A nod was all he received from his father. Even though Carl was not a man to show his son appreciation or tell him he did a good job, the ever-optimistic Kelvin always tried to make him proud.

I have been dusting the shelves all morning, continued Kelvin. This place is a mess! The dirt on his clothes was proof.

No one comes down here very much anymore, commented Carl. It’s sad, really, because this is our history.

Kelvin listened without a word, but he wondered why his father couldn’t just have a servant do this menial job.

Did you have enough to eat? Carl asked, receiving a positive answer from Kelvin.

Oh, I almost forgot, said Carl, handing him the cup in his hand. I brought you some water.

Thanks, it’s getting pretty warm down here, replied Kelvin, taking a big, refreshing drink of the ice-cold water.

Before Carl turned to leave, he reminded Kelvin to arrange and organize the items by date. Carl was always particular about having things in order. Kelvin remembered how angry his father would become when, as a child, he put a book in the wrong place on the bookshelf.

Kelvin nodded in compliance, but he wanted to scream, Why are you torturing me with this horrible job?

The awkward exchange was normal between the two. Carl was not a bad person; he just never took the time to develop a relationship with his son.

After his father closed the door behind him, Kelvin wasn’t quite ready to get back to work. Standing up, he looked at the clean corner that had taken him all morning to complete. A sense of accomplishment filled his mind as he stared at the bare wood-planked floor.

Something interesting caught his eye. What is that? he asked aloud.

He noticed a small object wedged between the wall and the shelf. Slowly inching his way toward it, his eyes grew larger as he tried to get a better look. With the light not completely reaching the corner, it was covered in shadows. He continued his slow advance as if the thing was going to jump out at him.

What am I doing? he asked, laughing at himself. Straightening from his crouched position, he finished his walk to the corner in a normal fashion.

Six inches separated the shelf from the wall, and it was clear that the resident spiders ruled this area. The thick cobwebs would have deterred most people, but Kelvin was determined to reach the hidden object.

On his knees, he swiped a path through the web with his hand. Ugh! he groaned.

The pieces of silken web clung to him as he tried to shake them off. The spider’s adhesive was surprisingly strong, and he had to wipe his hand against the wall to free it from the disgusting, sticky string.

 With the obstruction to his sight cleared, the hidden object came into view. It was the corner of a small book wedged between the wall and the wooden shelf support.

Reaching under the web and around the end of the shelf, he grabbed the corner and pulled, but it wouldn’t budge. Trying to force it out was not working. He stopped when he noticed the frame of the shelf was digging into the cover, so he backed up to assess the situation.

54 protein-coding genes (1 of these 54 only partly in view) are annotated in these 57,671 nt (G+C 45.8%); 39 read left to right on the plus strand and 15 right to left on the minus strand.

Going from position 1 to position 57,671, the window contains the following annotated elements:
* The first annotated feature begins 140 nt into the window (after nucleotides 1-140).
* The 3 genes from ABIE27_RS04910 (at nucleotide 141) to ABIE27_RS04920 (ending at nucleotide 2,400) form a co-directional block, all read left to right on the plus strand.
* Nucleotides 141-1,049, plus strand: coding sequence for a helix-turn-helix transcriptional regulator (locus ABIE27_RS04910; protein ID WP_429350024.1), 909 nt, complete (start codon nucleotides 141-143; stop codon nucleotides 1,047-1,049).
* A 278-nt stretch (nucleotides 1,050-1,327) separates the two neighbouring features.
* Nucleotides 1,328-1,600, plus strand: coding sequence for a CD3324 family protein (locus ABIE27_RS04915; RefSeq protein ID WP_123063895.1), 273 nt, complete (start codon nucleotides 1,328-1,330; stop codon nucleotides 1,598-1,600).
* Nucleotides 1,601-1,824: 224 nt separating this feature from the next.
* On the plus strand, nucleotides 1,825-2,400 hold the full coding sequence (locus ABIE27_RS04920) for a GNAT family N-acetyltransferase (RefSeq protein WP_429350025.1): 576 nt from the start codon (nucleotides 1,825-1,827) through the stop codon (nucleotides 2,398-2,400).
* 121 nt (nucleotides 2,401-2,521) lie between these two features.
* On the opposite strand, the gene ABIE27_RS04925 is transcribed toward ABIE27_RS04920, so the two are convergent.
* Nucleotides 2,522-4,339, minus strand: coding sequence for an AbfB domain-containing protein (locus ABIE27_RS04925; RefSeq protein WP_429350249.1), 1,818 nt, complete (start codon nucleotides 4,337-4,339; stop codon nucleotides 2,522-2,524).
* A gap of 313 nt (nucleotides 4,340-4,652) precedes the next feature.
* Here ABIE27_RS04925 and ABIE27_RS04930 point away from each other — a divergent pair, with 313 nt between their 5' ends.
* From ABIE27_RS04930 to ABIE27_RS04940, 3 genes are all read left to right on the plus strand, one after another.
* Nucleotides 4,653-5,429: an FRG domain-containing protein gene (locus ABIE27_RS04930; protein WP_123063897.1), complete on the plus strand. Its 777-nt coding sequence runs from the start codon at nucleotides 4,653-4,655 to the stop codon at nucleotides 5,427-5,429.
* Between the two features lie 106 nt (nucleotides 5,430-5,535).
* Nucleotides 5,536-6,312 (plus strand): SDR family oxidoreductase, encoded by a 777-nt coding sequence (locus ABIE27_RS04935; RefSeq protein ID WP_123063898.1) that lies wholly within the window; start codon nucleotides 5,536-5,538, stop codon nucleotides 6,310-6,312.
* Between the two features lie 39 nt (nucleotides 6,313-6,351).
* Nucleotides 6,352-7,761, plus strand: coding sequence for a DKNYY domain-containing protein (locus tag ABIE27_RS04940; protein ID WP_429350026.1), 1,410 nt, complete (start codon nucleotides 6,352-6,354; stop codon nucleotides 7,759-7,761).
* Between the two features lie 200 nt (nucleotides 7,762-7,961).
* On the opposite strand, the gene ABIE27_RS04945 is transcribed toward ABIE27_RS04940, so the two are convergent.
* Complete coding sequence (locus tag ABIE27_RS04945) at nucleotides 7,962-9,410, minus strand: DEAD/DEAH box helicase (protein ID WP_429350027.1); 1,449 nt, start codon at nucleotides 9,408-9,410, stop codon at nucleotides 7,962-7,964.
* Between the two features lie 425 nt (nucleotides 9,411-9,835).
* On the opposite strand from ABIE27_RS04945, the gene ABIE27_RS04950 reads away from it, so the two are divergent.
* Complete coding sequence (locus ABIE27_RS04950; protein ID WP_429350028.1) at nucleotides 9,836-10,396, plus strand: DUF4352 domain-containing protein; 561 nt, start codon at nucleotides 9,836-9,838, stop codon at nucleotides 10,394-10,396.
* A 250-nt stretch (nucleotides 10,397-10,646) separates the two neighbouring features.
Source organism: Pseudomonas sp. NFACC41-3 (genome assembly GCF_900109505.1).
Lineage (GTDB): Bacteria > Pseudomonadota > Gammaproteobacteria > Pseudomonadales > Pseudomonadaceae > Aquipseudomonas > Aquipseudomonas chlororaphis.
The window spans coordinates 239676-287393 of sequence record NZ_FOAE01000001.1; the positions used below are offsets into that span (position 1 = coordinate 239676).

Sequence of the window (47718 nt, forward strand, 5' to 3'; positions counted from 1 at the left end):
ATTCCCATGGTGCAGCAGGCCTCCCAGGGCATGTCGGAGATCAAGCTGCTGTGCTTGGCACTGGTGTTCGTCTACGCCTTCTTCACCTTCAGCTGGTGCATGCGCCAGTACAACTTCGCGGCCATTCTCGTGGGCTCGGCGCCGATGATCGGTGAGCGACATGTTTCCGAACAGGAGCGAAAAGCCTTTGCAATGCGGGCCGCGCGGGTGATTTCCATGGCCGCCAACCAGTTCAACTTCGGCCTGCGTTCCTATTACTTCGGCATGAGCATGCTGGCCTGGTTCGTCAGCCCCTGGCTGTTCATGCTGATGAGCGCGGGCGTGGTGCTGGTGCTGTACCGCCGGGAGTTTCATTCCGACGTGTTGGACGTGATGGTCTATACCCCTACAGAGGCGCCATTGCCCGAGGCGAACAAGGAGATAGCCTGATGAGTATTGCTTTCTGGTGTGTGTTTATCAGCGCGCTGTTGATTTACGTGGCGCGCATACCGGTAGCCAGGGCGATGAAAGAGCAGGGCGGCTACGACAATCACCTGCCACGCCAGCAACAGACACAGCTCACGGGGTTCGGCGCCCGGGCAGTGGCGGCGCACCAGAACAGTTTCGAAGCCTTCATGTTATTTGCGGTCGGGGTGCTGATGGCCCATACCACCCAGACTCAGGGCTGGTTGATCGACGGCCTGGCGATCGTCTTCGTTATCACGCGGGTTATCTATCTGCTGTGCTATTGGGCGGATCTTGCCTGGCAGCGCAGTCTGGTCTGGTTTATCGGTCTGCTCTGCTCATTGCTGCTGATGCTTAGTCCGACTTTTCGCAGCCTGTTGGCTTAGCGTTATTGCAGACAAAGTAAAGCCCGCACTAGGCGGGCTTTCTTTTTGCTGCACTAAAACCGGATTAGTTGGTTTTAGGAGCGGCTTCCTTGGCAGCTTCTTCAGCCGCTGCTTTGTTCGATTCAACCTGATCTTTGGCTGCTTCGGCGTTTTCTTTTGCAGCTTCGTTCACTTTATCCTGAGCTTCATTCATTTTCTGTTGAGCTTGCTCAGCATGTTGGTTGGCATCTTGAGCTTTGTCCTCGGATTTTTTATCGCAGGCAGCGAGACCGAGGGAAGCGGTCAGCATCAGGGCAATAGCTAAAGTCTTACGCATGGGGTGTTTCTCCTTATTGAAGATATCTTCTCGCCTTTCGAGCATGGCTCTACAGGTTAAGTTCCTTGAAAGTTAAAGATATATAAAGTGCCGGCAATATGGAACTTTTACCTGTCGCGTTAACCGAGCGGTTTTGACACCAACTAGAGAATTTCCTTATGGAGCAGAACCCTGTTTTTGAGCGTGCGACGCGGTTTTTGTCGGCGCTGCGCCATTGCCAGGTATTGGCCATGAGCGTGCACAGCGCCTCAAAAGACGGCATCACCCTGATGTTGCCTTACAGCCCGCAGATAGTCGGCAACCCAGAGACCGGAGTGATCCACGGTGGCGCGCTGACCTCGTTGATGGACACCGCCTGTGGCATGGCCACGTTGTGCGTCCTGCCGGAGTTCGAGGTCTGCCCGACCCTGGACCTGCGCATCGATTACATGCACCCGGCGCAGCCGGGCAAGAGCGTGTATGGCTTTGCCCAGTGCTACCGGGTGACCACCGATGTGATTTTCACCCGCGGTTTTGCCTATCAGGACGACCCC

I will have to clear the shelf, he concluded.

Kelvin removed everything from the corner of the bottom shelf, and then he was able to dislodge the book.

The dirty leather-bound book looked very old. Interestingly, it had no title. Kelvin thought this was strange because, even though this was only his third day, he had noticed how detailed the librarians of Triopolis had always been. Every book he had seen in the archives was meticulously labeled.

Kelvin could hardly control his excitement as he flipped the cover open. Inscribed on the first page was a note.

It is the fifth year of light, but it still feels dark.

Luther has gone too far. In case we are wrong, find the tablet, and you will learn the truth.


Could that be the Donovan who helped found Triopolis? he murmured.


This YA fantasy novel is a captivating tale of adventure, love and life’s lessons.  What will happen when two young adults are taught that they are the last people to survive the Dark Days, but deep down they believe that others may exist?  In Beyond the Red Mountains by Greg Johnson, teenagers Kelvin and Elizabeth grew up in different parts of the world, both thinking they were the last of their kind.  When fate brings them together, it creates more questions than it answers.  The author replays roles and lessons that young adults experience as they begin to explore their own life adventures which may include learning about love, loyalty, friendship, relationships, aspirations, dealing with emotions and other themes of growing up.  Written with subtle language and compelling themes for young adults, this fantasy-themed book is set in a time that forces the protagonists to live their lives with very little technology and great resourcefulness.

Jillian Brietz

Jillian is a fashion design and journalism student.